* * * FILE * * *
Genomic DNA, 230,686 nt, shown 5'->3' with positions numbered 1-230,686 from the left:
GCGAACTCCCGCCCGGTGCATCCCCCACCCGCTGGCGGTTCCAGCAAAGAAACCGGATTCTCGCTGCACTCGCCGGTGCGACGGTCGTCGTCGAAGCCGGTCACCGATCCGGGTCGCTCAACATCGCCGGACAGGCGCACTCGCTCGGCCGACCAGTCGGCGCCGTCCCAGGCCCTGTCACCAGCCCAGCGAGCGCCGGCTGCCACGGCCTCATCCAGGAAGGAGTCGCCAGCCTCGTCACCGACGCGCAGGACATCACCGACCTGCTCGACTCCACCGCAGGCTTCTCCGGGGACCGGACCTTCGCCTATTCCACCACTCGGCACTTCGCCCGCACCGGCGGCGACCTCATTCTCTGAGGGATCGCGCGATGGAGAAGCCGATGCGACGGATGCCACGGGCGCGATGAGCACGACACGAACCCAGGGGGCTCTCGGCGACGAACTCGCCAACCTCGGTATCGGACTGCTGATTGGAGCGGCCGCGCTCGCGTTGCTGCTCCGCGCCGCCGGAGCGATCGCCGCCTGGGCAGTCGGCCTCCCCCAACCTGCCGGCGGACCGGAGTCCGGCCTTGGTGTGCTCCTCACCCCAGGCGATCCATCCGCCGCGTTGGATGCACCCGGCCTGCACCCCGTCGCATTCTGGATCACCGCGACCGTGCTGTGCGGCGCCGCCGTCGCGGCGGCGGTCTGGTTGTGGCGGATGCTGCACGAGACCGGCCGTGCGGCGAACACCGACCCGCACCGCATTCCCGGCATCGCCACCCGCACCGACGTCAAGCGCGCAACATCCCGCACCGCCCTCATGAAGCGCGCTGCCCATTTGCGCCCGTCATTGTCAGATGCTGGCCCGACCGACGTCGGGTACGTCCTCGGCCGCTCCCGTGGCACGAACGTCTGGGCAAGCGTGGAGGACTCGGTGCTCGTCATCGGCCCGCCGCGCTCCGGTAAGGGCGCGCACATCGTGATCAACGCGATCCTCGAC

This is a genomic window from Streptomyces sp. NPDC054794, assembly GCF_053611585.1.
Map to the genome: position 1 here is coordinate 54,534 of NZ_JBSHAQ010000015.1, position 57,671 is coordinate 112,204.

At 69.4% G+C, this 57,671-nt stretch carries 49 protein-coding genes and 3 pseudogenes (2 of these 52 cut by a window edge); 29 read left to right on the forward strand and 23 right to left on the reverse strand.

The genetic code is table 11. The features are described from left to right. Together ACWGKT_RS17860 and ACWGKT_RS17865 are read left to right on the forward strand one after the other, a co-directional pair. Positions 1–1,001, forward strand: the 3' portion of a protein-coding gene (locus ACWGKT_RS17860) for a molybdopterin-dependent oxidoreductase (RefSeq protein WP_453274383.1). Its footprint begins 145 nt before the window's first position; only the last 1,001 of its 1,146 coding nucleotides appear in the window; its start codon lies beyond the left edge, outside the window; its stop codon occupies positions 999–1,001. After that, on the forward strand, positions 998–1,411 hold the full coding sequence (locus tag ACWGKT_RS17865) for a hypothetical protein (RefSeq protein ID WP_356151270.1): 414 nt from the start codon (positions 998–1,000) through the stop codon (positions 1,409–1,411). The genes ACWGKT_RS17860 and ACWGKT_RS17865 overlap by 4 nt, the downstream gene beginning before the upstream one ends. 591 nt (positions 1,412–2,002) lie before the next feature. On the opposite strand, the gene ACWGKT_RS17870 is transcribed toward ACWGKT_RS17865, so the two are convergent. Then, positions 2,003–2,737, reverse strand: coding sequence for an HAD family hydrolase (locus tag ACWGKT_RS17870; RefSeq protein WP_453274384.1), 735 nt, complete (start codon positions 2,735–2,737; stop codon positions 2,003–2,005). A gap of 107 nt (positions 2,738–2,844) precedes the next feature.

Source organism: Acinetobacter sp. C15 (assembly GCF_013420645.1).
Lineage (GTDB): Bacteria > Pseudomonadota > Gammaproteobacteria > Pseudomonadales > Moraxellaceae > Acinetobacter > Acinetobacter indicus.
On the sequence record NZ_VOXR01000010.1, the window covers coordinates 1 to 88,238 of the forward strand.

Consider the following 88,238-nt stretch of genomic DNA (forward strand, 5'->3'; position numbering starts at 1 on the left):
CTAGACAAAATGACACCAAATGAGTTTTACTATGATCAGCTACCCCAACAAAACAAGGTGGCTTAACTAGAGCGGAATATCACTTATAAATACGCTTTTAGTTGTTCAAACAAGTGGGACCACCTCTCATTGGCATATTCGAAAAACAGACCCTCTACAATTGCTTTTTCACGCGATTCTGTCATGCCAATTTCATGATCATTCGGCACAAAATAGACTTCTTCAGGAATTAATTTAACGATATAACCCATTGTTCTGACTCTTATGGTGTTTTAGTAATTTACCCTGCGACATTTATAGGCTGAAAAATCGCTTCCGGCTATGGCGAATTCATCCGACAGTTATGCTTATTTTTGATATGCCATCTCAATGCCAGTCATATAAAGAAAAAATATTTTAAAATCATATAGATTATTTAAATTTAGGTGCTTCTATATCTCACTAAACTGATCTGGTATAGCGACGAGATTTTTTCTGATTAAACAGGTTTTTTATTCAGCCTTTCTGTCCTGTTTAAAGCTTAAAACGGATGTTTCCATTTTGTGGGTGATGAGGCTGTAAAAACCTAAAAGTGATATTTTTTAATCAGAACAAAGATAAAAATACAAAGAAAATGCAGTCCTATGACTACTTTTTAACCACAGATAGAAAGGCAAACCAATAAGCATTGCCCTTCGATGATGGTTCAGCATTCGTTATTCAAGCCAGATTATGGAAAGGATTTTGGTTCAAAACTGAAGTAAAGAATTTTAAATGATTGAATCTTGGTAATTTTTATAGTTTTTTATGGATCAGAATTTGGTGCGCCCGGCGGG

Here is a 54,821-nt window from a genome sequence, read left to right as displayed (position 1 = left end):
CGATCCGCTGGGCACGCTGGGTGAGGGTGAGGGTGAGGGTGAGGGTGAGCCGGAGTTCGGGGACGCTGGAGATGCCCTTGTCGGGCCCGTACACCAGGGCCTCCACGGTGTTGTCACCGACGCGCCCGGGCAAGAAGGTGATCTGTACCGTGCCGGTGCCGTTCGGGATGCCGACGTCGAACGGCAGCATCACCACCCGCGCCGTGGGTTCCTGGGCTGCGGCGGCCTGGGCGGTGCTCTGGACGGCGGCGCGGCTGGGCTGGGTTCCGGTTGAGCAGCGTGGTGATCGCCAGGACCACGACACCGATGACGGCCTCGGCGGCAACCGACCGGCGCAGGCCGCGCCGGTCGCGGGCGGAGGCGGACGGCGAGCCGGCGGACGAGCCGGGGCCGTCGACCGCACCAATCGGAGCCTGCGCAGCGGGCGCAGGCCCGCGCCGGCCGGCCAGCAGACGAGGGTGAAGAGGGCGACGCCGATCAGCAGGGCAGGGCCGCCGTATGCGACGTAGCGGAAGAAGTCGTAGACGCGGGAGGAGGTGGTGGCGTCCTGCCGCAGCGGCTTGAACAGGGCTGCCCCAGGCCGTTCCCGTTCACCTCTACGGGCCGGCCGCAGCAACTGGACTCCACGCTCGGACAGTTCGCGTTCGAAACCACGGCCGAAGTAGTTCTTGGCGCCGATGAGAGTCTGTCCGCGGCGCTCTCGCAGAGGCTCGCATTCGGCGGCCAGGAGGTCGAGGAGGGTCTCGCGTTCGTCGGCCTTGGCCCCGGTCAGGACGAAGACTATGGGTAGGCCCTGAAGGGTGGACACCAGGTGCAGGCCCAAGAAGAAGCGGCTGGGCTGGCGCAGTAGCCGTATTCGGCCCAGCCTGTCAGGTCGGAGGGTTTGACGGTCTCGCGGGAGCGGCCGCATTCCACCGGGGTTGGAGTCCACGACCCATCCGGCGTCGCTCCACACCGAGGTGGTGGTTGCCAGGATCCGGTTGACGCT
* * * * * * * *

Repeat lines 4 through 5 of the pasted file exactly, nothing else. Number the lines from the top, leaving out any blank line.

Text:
Map to the genome: position 1 here is coordinate 54,534 of NZ_JBSHAQ010000015.1, position 57,671 is coordinate 112,204.

At 69.4% G+C, this 57,671-nt stretch carries 49 protein-coding genes and 3 pseudogenes (2 of these 52 cut by a window edge); 29 read left to right on the forward strand and 23 right to left on the reverse strand.